Egg Production in Backyard Chickens

One of the most obvious benefits of raising backyard chickens is the eggs you get. But how does the laying cycle work? And how many eggs will a chicken lay in her lifetime? Learn answers to these and other questions from Nutrena poultry expert Twain Lockhart in this video!

 

Helpful tips:

  • Chickens will start laying at around 20 – 24 weeks of age, depending on the breed
  • Most hens will lay their best in the first three seasons of life
  • Most standard laying breeds will lay around 250 – 300 eggs per year
  • Providing artificial light enables you to get eggs from hens year-round
  • Stress and dehydration can cause hens to stop laying

 

Raising Meat Birds

Interested in raising chickens or other poultry species for meat? It’s a different game than raising laying hens. Listen in as Nutrena poultry expert Twain Lockhart shares valuable advice on getting started in the meatbird world.

 

Helpful tips:

  • Cornish Crosses are the best bird to raise for meat
  • Separate them from other breeds
  • Restrict their diet to feed 12 hours on, 12 hours off
  • Feed a specialized meat bird diet that is higher in protein

 

Feeding Chicks and Layers Together

Bringing baby chicks home to add to your existing flock? Check out this video from Nutrena poultry expert Twain Lockhart for tips on feeding the entire flock properly through this transition.

 

Helpful tips:

  • Feed baby chicks, or juveniles, chick starter crumble until they are 16 weeks of age
  • Have oyster shell available for adult females as crumble feed have very little calcium

 

Keeping Chicken Feed Fresh

A big part of keeping your backyard chickens happy and healthy is providing them high quality chicken feed, like those from Nutrena! But if you don’t store your feed properly, no matter what brand you buy, you can run into trouble. Learn from Nutrena poultry expert Twain Lockhart a few key tips to keeping your feed fresh and your girls happy!

 

Helpful tips:

  • Dump feed in a metal trash can with a lid on it to keep out rodents
  • Save the tag from the feed bag
  • Keep feed in a dry, cool place
  • Buy a little less feed in the summer time, more trips to the feed store

 

Transitioning Chicks from the Brooder to the Coop

If you bought new baby chicks this spring, they might be getting close to ready to go from the brooder to the coop. Learn from Nutrena poultry expert Twain Lockhart how to make the transition a successful one!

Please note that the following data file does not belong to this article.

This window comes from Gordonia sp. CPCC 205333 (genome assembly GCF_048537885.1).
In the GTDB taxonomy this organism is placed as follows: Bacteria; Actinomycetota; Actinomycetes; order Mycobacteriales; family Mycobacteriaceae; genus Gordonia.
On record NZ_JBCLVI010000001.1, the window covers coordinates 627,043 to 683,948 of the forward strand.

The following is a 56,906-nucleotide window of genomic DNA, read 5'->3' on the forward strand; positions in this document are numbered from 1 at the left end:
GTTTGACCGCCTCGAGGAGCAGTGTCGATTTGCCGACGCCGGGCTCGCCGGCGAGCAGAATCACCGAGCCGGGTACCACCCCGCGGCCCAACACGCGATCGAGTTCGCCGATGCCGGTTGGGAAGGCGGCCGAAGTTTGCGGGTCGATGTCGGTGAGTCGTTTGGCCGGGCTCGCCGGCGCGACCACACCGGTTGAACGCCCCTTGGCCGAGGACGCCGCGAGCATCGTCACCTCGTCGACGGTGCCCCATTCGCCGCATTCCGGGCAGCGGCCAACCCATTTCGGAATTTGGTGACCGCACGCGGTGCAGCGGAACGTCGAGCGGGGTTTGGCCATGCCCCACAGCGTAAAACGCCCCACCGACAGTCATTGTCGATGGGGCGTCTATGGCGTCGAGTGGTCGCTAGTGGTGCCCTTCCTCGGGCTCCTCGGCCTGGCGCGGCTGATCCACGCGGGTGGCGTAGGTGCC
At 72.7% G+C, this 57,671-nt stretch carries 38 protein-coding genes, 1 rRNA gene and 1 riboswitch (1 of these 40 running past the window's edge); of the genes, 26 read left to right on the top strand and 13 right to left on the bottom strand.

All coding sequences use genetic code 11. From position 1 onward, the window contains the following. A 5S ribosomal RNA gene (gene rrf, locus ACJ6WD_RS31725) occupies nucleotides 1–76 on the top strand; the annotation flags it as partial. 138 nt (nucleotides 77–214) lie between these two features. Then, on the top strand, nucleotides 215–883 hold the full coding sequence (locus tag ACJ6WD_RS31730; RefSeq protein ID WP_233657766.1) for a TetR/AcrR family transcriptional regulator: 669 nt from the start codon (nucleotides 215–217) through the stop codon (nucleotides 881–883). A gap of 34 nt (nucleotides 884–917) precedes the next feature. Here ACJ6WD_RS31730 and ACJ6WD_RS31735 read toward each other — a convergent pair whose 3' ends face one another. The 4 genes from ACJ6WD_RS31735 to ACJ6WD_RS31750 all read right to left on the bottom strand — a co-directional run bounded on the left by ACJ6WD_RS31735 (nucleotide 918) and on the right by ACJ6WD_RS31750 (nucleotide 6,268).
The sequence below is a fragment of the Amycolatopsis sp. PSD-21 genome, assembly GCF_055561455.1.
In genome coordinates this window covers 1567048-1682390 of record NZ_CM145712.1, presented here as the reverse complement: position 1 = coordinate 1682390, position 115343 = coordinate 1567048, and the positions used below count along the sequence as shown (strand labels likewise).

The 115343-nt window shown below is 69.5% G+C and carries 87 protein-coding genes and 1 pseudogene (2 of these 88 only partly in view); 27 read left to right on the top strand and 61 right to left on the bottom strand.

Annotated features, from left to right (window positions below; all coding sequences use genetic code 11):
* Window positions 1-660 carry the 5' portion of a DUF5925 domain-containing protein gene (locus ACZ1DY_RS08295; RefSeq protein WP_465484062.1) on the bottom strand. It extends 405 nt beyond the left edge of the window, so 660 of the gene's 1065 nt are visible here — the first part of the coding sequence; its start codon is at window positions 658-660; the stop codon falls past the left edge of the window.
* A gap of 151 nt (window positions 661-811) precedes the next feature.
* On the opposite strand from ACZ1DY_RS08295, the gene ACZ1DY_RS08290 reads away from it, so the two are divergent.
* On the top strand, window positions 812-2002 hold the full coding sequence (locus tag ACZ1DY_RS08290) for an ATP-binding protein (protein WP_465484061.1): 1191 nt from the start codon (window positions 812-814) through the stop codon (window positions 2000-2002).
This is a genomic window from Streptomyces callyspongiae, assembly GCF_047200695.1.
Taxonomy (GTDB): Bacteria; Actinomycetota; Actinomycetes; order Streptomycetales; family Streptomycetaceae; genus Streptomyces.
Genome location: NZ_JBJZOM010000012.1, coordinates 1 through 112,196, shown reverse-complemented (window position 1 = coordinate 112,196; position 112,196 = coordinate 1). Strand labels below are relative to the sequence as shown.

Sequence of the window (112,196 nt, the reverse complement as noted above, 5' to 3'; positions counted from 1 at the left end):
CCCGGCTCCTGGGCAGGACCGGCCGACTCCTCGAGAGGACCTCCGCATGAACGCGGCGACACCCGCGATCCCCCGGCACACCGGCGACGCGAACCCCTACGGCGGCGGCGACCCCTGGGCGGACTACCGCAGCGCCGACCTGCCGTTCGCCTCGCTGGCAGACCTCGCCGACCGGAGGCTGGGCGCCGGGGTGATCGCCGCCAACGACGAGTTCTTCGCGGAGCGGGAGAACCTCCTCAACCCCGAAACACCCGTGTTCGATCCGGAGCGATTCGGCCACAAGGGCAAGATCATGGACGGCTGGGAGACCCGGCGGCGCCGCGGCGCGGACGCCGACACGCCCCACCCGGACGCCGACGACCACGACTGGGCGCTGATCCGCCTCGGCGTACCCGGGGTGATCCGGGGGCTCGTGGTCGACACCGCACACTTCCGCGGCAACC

Helpful tips:

  • Chicks should be fully feathered before transitioning
  • Place chicks in metal dog crate for two weeks before moving to the coop
  • Add water stations in hot weather 
  • Keep chicks on chick starter feed for 16 weeks

 

Mixing Poultry Breeds in Your Flock

If you’ve been at the chicken thing for a while, you might be interested in adding some birds of a different feather to your flock. Check out Nutrena poultry expert Twain Lockhart’s advice on mixing breeds in your backyard flock.

Helpful tips:

  • Some breeds that make good producers, layers and are friendly include Naked Necks, Wyandottes and Sex Links
  • Bantams are miniature chickens and exist in every breed, but they do not mix well with the big ones
  • Cornish cross meat chickens do not mix well with other chickens

 

Biosecurity in the Coop

If you are raising backyard chickens, you need to consider biosecurity. Not just for your chickens, but for your family as well. Check out this video for Nutrena poultry expert Twain Lockhart’s advice on keeping everyone happy and healthy.

Helpful tips:

  • Don’t kiss your chickens!
  • Wash your hands after you handle chickens
  • Have a pair of “coop shoes” that you do not wear anywhere else
  • Do not borrow equipment from friends
  • If you bring in a chicken from someone, quarantine them for a minimum of three weeks